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Phoenicians Before Columbus Expedition – Why Tenerife?

Some of you who have been following us may be wondering why we visited Tenerife rather than cross the Atlantic direct from Essaouira on the Moroccan/African coast. The answer isn’t totally straight forward but is worth explaining. Tenerife is arguably the most prominent south westerly point of the European/African continent that the Phoenicians had contact with and cultural influence over and therefore the most relevant point for both them and ourselves to voyage to the Americas.


What is the evidence for Phoenician contact with the Canary islands? First, it should be noted, that on a clear day Mt. Tiede on Tenerife can be seen from the Moroccan coast. And the islands were clearly known in ancient times. According to Pliny the Elder, writing in 1st century AD, it is probable that the Carthaginian captain Hanno, in his voyage along the West African coast, visited the islands. It is also widely accepted that the Phoenicians, Carthaginians, Greeks, and Romans traded with the islands over the centuries. The Canary Islands, a source of the murex sea snail which was used by the Phoenicians to make the treasured purple dye, became known as the “Purple Isles” after the Phoenicians made contact with the islands. The islands have featured in many ancient texts: Plato made them the site of Atlantis, the sunken island civilization; Pliny the Elder was the first to call them The Fortunate Islands; and Marinus of Tyre gave them a prominent place in his calculations and understanding of longitude.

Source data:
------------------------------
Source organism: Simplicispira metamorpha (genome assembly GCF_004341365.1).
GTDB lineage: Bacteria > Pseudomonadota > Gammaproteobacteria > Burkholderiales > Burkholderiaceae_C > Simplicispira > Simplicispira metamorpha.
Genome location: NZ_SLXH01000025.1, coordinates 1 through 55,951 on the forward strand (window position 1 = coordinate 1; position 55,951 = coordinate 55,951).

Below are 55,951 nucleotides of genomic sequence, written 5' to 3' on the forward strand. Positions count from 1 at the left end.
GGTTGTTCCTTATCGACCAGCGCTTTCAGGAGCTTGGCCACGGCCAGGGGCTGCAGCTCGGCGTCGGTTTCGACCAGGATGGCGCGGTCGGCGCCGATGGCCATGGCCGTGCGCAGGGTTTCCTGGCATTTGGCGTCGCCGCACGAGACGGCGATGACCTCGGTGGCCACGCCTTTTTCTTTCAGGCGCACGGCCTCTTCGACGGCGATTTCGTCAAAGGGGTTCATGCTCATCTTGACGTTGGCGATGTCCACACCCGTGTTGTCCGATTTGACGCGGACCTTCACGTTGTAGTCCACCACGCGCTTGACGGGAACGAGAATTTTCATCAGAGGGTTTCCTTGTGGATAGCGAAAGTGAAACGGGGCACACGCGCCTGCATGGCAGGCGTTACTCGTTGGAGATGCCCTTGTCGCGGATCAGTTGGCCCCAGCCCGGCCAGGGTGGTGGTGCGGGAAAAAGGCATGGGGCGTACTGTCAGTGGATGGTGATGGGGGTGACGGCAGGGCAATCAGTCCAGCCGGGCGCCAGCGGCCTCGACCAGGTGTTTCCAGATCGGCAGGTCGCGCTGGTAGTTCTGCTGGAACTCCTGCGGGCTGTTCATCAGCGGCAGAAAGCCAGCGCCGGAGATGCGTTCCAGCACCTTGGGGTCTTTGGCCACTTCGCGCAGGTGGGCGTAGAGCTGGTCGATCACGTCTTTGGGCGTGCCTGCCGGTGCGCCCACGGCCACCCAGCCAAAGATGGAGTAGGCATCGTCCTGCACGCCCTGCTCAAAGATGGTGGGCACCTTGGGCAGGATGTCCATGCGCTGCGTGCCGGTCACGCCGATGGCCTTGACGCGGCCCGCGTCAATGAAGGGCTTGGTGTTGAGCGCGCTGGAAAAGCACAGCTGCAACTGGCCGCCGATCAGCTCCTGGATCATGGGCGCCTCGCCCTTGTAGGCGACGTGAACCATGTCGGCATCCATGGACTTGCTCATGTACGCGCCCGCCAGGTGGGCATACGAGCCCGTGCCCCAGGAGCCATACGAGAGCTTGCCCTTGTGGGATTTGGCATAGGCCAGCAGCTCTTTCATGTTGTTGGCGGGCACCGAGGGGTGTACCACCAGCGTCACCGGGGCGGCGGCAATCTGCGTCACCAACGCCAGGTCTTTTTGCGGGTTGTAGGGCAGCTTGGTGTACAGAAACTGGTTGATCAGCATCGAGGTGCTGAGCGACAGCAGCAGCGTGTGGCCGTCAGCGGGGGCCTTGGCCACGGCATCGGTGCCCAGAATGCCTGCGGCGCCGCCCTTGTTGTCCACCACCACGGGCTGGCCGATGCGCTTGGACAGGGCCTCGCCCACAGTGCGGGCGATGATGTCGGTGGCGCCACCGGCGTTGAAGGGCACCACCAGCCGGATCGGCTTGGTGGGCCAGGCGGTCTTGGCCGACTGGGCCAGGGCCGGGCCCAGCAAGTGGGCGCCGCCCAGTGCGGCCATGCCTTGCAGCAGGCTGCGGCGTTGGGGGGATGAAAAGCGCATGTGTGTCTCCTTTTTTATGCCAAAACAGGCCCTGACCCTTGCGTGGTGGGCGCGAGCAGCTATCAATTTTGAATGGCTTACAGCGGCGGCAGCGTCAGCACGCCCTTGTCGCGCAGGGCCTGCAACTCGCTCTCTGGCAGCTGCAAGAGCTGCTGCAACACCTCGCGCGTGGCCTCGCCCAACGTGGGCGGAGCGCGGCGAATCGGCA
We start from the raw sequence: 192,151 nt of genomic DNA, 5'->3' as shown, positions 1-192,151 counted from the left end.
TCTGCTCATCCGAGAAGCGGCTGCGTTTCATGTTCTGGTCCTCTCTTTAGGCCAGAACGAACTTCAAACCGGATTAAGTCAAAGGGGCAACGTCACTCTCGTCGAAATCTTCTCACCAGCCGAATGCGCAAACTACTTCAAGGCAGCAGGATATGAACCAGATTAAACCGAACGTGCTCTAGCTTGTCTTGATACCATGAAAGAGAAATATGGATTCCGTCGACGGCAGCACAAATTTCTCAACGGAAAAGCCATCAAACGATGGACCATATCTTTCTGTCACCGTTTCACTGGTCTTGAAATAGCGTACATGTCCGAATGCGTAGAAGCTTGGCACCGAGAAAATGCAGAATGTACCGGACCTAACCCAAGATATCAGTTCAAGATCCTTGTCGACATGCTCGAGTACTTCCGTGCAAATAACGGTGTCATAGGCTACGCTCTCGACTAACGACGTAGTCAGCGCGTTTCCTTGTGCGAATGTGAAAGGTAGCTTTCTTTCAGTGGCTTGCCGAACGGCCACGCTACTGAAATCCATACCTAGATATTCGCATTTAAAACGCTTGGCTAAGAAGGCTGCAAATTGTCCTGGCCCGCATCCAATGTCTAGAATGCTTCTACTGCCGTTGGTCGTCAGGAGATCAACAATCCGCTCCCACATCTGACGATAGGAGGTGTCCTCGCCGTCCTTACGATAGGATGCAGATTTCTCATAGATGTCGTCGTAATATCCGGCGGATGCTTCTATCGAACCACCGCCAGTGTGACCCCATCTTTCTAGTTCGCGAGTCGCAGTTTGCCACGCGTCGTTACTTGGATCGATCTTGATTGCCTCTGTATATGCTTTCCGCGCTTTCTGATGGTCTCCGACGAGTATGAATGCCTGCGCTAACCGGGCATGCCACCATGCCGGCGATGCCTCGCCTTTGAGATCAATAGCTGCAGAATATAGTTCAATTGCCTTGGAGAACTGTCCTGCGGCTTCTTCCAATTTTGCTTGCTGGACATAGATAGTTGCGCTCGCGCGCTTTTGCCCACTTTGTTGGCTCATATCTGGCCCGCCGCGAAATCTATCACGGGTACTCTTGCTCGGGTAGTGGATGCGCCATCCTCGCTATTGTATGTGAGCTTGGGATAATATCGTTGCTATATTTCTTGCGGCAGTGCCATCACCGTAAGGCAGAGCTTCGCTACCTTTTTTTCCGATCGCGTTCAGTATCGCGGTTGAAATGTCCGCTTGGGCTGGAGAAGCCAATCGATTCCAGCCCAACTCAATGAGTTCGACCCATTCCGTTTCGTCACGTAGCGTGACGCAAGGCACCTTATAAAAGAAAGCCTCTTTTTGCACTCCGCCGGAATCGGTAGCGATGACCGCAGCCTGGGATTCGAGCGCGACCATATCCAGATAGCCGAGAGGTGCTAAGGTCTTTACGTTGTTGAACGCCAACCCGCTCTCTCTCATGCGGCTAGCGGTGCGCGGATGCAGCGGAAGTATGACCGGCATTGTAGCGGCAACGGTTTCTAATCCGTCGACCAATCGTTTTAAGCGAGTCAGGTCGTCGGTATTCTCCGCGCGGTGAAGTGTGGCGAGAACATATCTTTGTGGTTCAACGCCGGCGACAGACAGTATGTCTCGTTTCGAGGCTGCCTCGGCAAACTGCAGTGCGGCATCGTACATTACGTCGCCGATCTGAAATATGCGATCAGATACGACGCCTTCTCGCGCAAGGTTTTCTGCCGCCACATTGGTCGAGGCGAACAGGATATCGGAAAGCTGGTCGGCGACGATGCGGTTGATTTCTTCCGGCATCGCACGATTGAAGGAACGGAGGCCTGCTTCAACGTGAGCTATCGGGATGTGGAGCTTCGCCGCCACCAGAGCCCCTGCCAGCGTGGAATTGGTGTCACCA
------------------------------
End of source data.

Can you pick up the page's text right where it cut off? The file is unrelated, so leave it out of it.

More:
When we speak of Punic influence, we are really talking about Phoenicians inter-marrying with local Berbers in North Africa, so it is highly probable that the Phoenicians/Carthaginians brought the Guanches to the Canary Islands. Furthermore, linguistically, and some would argue in terms of religious beliefs, the Guanches have a lot in common with the Punics. When we speak of Punic influence, we are really talking about Phoenicians inter-marrying with local Berbers in North Africa, so it is highly probable that the Phoenicians/Carthaginians brought the Guanches to the Canary Islands. Furthermore, linguistically, and some would argue in terms of religious beliefs, the Guanches have a lot in common with the Punics.


With regard to material culture, Phoenician pottery has been found in the Canary Islands and a Phoenician site (dated to 3rd-10th century BC) has been found in Lanzarote according to Pablo Atoche, Professor of Archaeology at the University of Las Palmas (Gran Canaria). All of this points to Phoenician cultural influence in the Canary Islands and as the wind blows to the south and south west for some 80% of the year, it seems highly likely that some of the Phoenician visitors to the Canary Islands ended up in the Americas, just as we ourselves are about to discover.


Teide, Tenerife

Photo credit: Hans Braxmeier, pixabay.com

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